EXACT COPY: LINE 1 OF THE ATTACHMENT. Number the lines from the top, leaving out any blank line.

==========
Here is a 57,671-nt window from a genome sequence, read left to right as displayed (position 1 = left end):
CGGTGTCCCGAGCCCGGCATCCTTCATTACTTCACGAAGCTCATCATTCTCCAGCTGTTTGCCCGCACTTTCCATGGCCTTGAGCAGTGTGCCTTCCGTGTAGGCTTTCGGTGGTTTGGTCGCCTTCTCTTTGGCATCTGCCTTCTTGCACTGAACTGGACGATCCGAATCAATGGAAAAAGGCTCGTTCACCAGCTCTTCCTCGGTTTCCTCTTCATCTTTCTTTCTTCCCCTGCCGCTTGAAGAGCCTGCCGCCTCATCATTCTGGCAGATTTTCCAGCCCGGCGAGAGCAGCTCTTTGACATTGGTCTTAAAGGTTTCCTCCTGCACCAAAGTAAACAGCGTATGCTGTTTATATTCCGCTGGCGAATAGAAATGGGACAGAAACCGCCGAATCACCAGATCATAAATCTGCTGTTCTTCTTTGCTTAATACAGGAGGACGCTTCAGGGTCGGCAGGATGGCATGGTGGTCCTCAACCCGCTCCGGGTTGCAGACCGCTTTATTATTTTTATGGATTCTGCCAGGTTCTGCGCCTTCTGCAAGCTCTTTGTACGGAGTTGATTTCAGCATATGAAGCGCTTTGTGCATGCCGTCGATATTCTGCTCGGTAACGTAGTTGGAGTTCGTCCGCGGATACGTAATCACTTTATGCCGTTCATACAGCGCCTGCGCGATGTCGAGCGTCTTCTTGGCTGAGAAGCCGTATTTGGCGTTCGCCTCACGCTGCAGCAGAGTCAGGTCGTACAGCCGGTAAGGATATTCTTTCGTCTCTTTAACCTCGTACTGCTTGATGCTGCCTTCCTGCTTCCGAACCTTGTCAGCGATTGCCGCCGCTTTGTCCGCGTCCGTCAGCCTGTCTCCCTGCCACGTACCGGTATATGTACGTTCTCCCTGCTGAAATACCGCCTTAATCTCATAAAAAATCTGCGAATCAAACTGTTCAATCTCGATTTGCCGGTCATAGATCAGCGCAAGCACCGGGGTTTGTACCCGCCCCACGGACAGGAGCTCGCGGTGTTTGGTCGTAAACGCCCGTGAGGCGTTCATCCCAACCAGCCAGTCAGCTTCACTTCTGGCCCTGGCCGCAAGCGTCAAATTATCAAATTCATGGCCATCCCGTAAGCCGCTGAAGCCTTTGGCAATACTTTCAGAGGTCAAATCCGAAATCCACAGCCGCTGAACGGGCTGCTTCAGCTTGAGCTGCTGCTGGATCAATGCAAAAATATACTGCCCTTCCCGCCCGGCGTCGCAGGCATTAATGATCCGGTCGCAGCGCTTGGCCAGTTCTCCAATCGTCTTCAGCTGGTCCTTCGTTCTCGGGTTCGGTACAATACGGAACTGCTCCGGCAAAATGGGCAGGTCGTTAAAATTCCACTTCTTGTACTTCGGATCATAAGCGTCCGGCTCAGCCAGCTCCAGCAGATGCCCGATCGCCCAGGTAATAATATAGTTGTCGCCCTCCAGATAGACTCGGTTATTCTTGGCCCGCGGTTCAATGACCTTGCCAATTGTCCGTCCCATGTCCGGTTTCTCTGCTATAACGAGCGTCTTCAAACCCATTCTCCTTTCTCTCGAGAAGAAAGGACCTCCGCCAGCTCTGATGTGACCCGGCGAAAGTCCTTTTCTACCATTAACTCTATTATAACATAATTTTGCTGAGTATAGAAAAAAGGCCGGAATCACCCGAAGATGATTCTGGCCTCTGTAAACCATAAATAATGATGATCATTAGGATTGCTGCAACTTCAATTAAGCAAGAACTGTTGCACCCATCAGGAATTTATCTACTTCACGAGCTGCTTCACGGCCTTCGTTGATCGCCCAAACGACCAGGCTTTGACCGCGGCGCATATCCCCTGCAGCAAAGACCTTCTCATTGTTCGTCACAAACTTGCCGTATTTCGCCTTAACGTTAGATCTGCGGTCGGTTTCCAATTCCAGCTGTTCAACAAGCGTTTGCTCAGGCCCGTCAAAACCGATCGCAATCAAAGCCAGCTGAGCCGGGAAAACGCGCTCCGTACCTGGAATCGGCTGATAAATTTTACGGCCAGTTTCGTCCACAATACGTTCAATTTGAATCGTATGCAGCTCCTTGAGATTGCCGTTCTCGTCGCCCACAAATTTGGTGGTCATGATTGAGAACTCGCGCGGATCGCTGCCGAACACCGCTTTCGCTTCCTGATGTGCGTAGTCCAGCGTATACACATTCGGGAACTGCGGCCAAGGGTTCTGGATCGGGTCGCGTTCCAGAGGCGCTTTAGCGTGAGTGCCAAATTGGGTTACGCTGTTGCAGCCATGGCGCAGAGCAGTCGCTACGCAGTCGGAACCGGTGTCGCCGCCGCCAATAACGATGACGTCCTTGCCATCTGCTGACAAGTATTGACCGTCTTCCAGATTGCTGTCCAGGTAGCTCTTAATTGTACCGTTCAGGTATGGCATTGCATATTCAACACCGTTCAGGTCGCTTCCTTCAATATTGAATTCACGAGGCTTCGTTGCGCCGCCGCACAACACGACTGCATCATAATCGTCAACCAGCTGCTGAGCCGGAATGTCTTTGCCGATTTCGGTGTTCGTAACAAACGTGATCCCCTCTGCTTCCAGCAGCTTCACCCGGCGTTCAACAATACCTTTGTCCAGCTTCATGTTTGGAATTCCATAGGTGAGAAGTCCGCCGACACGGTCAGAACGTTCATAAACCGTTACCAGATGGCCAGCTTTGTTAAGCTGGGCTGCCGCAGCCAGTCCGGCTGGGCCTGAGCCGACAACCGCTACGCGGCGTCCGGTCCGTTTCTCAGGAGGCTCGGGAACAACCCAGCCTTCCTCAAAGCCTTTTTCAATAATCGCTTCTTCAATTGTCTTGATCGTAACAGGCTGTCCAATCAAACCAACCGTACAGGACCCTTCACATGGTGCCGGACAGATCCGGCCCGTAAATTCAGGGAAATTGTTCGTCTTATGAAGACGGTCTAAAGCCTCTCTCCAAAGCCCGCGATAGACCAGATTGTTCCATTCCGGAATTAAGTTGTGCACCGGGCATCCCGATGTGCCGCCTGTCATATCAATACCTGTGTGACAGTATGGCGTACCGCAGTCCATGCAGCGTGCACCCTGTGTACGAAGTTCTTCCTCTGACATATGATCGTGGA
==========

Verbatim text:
Here is a 57,671-nt window from a genome sequence, read left to right as displayed (position 1 = left end):